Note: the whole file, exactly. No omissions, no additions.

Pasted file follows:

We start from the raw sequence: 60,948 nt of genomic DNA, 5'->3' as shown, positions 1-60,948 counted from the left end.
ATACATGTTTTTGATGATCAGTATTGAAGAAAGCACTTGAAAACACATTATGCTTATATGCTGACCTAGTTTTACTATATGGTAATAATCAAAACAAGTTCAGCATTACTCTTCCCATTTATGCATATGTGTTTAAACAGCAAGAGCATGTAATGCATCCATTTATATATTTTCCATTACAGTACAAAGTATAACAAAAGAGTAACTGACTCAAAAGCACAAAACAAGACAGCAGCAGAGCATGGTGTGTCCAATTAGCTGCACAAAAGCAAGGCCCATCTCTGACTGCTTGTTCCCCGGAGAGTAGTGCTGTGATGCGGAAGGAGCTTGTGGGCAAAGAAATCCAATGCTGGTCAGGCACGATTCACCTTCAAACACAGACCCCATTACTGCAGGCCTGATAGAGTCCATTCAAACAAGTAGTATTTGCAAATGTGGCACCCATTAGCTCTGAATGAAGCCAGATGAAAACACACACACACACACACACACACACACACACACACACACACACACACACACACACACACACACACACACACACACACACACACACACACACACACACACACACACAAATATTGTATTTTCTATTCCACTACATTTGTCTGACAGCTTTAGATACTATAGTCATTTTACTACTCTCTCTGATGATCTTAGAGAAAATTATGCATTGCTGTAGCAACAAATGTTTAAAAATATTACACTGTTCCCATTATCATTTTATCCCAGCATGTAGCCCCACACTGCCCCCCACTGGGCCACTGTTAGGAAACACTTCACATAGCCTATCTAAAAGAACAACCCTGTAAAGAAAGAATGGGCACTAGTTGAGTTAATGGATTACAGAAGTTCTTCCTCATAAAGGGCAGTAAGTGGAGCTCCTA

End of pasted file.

We start from the raw sequence: 60,948 nt of genomic DNA, 5'->3' as shown, positions 1-60,948 counted from the left end.
ATACATGTTTTTGATGATCAGTATTGAAGAAAGCACTTGAAAACACATTATGCTTATATGCTGACCTAGTTTTACTATATGGTAATAATCAAAACAAGTTCAGCATTACTCTTCCCATTTATGCATATGTGTTTAAACAGCAAGAGCATGTAATGCATCCATTTATATATTTTCCATTACAGTACAAAGTATAACAAAAGAGTAACTGACTCAAAAGCACAAAACAAGACAGCAGCAGAGCATGGTGTGTCCAATTAGCTGCACAAAAGCAAGGCCCATCTCTGACTGCTTGTTCCCCGGAGAGTAGTGCTGTGATGCGGAAGGAGCTTGTGGGCAAAGAAATCCAATGCTGGTCAGGCACGATTCACCTTCAAACACAGACCCCATTACTGCAGGCCTGATAGAGTCCATTCAAACAAGTAGTATTTGCAAATGTGGCACCCATTAGCTCTGAATGAAGCCAGATGAAAACACACACACACACACACACACACACACACACACACACACACACACACACACACACACACACACACACACACACACACACACACACACACACACACACACACACACAAATATTGTATTTTCTATTCCACTACATTTGTCTGACAGCTTTAGATACTATAGTCATTTTACTACTCTCTCTGATGATCTTAGAGAAAATTATGCATTGCTGTAGCAACAAATGTTTAAAAATATTACACTGTTCCCATTATCATTTTATCCCAGCATGTAGCCCCACACTGCCCCCCACTGGGCCACTGTTAGGAAACACTTCACATAGCCTATCTAAAAGAACAACCCTGTAAAGAAAGAATGGGCACTAGTTGAGTTAATGGATTACAGAAGTTCTTCCTCATAAAGGGCAGTAAGTGGAGCTCCTA